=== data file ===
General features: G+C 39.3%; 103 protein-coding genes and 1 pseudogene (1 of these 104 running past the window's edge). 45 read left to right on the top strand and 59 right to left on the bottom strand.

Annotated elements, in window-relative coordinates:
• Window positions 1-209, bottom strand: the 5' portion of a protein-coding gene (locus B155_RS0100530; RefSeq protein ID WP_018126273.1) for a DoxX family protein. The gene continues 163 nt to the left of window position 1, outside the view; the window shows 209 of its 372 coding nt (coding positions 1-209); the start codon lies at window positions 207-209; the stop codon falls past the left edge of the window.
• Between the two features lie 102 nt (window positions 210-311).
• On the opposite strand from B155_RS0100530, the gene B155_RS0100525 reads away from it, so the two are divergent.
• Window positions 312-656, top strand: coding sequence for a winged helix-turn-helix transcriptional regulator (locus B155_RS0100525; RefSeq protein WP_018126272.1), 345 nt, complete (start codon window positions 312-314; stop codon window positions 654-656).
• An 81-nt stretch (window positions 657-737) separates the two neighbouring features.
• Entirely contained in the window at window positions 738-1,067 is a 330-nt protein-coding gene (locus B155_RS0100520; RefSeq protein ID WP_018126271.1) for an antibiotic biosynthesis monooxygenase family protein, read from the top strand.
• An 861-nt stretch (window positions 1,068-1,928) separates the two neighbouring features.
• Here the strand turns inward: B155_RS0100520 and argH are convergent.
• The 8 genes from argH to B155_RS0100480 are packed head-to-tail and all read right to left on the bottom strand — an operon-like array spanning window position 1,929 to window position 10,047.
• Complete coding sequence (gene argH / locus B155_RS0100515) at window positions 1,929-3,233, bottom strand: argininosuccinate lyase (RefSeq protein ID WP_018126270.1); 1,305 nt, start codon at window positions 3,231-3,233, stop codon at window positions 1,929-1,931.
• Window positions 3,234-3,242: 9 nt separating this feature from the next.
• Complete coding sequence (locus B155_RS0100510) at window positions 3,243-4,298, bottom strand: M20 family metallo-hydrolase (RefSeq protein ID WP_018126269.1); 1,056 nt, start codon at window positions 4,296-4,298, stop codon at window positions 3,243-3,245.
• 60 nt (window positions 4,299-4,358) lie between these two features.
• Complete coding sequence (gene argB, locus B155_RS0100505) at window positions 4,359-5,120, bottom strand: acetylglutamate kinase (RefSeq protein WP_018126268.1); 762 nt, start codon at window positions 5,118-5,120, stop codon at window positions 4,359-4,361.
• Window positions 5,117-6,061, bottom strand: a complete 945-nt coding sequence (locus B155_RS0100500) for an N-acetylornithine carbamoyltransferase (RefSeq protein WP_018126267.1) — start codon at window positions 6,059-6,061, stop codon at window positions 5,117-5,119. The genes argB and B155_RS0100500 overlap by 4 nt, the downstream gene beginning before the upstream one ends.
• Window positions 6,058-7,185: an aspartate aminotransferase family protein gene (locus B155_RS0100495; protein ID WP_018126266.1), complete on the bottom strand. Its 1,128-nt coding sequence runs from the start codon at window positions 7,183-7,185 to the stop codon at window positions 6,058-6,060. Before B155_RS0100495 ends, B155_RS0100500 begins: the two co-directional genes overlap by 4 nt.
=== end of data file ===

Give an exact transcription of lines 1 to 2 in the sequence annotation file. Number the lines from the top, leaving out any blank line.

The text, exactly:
General features: G+C 39.3%; 103 protein-coding genes and 1 pseudogene (1 of these 104 running past the window's edge). 45 read left to right on the top strand and 59 right to left on the bottom strand.

Annotated elements, in window-relative coordinates: